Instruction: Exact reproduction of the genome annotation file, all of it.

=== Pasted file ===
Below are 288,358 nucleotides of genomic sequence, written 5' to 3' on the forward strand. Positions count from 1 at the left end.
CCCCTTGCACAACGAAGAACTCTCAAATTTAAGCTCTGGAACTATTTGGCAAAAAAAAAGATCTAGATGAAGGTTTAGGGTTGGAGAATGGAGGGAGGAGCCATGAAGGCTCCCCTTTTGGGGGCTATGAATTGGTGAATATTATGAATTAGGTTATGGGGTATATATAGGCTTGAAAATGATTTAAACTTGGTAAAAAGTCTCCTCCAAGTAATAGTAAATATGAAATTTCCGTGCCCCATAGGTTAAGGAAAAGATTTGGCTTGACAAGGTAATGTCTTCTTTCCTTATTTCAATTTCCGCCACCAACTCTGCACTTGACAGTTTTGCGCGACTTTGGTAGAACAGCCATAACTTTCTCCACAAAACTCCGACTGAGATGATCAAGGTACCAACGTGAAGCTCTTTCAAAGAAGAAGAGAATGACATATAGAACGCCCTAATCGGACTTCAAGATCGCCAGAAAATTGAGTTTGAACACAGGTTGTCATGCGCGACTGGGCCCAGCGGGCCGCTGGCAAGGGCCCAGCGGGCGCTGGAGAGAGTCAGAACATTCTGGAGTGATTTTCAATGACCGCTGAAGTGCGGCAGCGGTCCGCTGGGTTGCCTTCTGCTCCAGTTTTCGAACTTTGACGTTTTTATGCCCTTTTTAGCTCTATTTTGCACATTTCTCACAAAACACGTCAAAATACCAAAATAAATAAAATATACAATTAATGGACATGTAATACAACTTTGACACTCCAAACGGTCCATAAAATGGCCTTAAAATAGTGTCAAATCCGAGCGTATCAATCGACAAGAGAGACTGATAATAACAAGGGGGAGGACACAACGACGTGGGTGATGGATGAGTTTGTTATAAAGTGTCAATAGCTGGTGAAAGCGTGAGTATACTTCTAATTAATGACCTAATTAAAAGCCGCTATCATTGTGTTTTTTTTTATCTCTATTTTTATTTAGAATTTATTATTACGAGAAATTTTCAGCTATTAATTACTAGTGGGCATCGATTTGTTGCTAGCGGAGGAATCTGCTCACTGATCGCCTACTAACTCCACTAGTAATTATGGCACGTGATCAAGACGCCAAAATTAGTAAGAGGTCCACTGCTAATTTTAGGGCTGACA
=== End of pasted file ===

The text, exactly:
Below are 288,358 nucleotides of genomic sequence, written 5' to 3' on the forward strand. Positions count from 1 at the left end.
CCCCTTGCACAACGAAGAACTCTCAAATTTAAGCTCTGGAACTATTTGGCAAAAAAAAAGATCTAGATGAAGGTTTAGGGTTGGAGAATGGAGGGAGGAGCCATGAAGGCTCCCCTTTTGGGGGCTATGAATTGGTGAATATTATGAATTAGGTTATGGGGTATATATAGGCTTGAAAATGATTTAAACTTGGTAAAAAGTCTCCTCCAAGTAATAGTAAATATGAAATTTCCGTGCCCCATAGGTTAAGGAAAAGATTTGGCTTGACAAGGTAATGTCTTCTTTCCTTATTTCAATTTCCGCCACCAACTCTGCACTTGACAGTTTTGCGCGACTTTGGTAGAACAGCCATAACTTTCTCCACAAAACTCCGACTGAGATGATCAAGGTACCAACGTGAAGCTCTTTCAAAGAAGAAGAGAATGACATATAGAACGCCCTAATCGGACTTCAAGATCGCCAGAAAATTGAGTTTGAACACAGGTTGTCATGCGCGACTGGGCCCAGCGGGCCGCTGGCAAGGGCCCAGCGGGCGCTGGAGAGAGTCAGAACATTCTGGAGTGATTTTCAATGACCGCTGAAGTGCGGCAGCGGTCCGCTGGGTTGCCTTCTGCTCCAGTTTTCGAACTTTGACGTTTTTATGCCCTTTTTAGCTCTATTTTGCACATTTCTCACAAAACACGTCAAAATACCAAAATAAATAAAATATACAATTAATGGACATGTAATACAACTTTGACACTCCAAACGGTCCATAAAATGGCCTTAAAATAGTGTCAAATCCGAGCGTATCAATCGACAAGAGAGACTGATAATAACAAGGGGGAGGACACAACGACGTGGGTGATGGATGAGTTTGTTATAAAGTGTCAATAGCTGGTGAAAGCGTGAGTATACTTCTAATTAATGACCTAATTAAAAGCCGCTATCATTGTGTTTTTTTTTATCTCTATTTTTATTTAGAATTTATTATTACGAGAAATTTTCAGCTATTAATTACTAGTGGGCATCGATTTGTTGCTAGCGGAGGAATCTGCTCACTGATCGCCTACTAACTCCACTAGTAATTATGGCACGTGATCAAGACGCCAAAATTAGTAAGAGGTCCACTGCTAATTTTAGGGCTGACA